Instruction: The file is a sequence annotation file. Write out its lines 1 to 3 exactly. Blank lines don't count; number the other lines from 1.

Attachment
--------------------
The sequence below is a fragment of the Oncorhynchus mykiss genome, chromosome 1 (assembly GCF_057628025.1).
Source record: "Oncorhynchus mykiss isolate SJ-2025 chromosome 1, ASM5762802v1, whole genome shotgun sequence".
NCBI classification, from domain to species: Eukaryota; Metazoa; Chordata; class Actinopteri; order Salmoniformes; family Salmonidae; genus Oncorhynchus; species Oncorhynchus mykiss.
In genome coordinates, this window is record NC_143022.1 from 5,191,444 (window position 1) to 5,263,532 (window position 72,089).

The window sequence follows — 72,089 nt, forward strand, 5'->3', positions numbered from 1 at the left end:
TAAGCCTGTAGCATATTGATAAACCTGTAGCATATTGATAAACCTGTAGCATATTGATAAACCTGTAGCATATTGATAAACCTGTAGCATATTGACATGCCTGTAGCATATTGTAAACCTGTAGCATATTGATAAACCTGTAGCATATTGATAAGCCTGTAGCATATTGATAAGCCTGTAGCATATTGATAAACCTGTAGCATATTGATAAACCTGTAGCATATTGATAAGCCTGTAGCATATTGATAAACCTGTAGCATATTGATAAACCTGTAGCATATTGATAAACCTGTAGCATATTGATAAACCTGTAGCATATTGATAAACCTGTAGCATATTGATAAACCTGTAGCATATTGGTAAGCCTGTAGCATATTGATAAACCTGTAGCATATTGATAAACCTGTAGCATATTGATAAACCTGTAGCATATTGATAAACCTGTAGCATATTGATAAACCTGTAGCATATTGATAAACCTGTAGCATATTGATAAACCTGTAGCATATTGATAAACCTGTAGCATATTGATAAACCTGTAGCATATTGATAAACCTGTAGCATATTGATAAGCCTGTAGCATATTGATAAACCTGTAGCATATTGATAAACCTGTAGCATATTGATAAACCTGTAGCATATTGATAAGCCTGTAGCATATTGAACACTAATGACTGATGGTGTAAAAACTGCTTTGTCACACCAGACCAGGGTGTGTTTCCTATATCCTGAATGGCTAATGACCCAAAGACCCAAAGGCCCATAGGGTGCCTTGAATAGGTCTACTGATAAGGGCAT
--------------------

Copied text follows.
The sequence below is a fragment of the Oncorhynchus mykiss genome, chromosome 1 (assembly GCF_057628025.1).
Source record: "Oncorhynchus mykiss isolate SJ-2025 chromosome 1, ASM5762802v1, whole genome shotgun sequence".
NCBI classification, from domain to species: Eukaryota; Metazoa; Chordata; class Actinopteri; order Salmoniformes; family Salmonidae; genus Oncorhynchus; species Oncorhynchus mykiss.